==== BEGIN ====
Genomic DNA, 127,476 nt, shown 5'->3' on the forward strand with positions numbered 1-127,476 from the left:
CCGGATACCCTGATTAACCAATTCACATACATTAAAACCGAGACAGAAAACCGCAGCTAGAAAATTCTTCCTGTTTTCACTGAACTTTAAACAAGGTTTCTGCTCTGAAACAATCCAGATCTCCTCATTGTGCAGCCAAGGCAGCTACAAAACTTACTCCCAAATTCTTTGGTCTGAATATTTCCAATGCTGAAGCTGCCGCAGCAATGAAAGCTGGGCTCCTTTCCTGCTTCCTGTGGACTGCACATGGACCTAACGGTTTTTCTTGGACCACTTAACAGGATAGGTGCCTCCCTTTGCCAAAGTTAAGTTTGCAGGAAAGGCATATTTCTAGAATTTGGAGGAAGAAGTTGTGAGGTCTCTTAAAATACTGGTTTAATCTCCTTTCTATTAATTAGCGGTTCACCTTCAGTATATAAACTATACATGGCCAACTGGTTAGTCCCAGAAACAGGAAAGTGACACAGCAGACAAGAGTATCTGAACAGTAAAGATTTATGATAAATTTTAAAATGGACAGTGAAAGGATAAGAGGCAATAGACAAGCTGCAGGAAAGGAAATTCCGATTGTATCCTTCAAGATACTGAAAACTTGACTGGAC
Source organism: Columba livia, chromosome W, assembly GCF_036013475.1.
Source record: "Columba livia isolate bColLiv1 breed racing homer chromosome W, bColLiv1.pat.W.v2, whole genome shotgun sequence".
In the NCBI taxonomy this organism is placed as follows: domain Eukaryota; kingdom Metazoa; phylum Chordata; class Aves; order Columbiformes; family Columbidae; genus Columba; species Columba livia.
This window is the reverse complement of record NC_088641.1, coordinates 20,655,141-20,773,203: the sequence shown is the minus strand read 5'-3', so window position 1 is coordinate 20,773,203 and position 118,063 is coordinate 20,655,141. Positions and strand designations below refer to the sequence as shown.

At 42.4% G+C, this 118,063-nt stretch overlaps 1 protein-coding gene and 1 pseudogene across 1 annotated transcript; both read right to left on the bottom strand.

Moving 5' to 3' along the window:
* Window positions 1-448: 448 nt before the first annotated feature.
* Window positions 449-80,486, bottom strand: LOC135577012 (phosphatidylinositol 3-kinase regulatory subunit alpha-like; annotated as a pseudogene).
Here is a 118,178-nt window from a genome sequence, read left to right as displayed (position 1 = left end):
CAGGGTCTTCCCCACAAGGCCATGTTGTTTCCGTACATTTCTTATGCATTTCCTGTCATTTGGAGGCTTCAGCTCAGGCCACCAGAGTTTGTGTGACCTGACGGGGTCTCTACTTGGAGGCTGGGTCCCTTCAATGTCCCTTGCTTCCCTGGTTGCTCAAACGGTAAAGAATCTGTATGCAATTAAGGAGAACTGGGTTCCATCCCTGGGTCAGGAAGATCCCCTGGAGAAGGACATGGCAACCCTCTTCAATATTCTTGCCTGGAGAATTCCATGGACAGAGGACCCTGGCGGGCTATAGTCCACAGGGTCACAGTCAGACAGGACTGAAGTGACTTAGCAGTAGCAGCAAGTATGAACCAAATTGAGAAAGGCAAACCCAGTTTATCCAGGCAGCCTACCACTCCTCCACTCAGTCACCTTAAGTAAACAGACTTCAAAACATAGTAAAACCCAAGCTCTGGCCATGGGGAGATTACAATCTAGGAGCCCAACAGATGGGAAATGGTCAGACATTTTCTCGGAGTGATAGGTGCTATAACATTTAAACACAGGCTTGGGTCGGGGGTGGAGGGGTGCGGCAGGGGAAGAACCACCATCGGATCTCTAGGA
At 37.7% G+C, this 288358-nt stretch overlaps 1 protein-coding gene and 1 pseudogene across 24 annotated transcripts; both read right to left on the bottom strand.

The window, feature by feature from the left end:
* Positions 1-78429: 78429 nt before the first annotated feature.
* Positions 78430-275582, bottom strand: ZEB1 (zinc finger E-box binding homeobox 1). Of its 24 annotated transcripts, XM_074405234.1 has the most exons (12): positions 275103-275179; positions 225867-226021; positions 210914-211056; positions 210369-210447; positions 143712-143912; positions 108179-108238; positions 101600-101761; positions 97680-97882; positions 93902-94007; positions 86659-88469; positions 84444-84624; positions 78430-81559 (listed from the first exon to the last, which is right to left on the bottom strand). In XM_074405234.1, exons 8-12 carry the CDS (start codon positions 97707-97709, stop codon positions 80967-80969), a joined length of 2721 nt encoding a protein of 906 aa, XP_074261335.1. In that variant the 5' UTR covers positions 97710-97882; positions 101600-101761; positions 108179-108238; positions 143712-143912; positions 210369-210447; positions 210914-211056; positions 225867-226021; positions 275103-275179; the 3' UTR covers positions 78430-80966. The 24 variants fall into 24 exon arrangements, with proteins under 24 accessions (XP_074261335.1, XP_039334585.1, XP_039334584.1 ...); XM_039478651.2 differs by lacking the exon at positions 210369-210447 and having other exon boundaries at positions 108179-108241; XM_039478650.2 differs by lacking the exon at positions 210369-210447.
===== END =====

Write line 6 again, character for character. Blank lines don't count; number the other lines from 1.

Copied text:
This window is the reverse complement of record NC_088641.1, coordinates 20,655,141-20,773,203: the sequence shown is the minus strand read 5'-3', so window position 1 is coordinate 20,773,203 and position 118,063 is coordinate 20,655,141. Positions and strand designations below refer to the sequence as shown.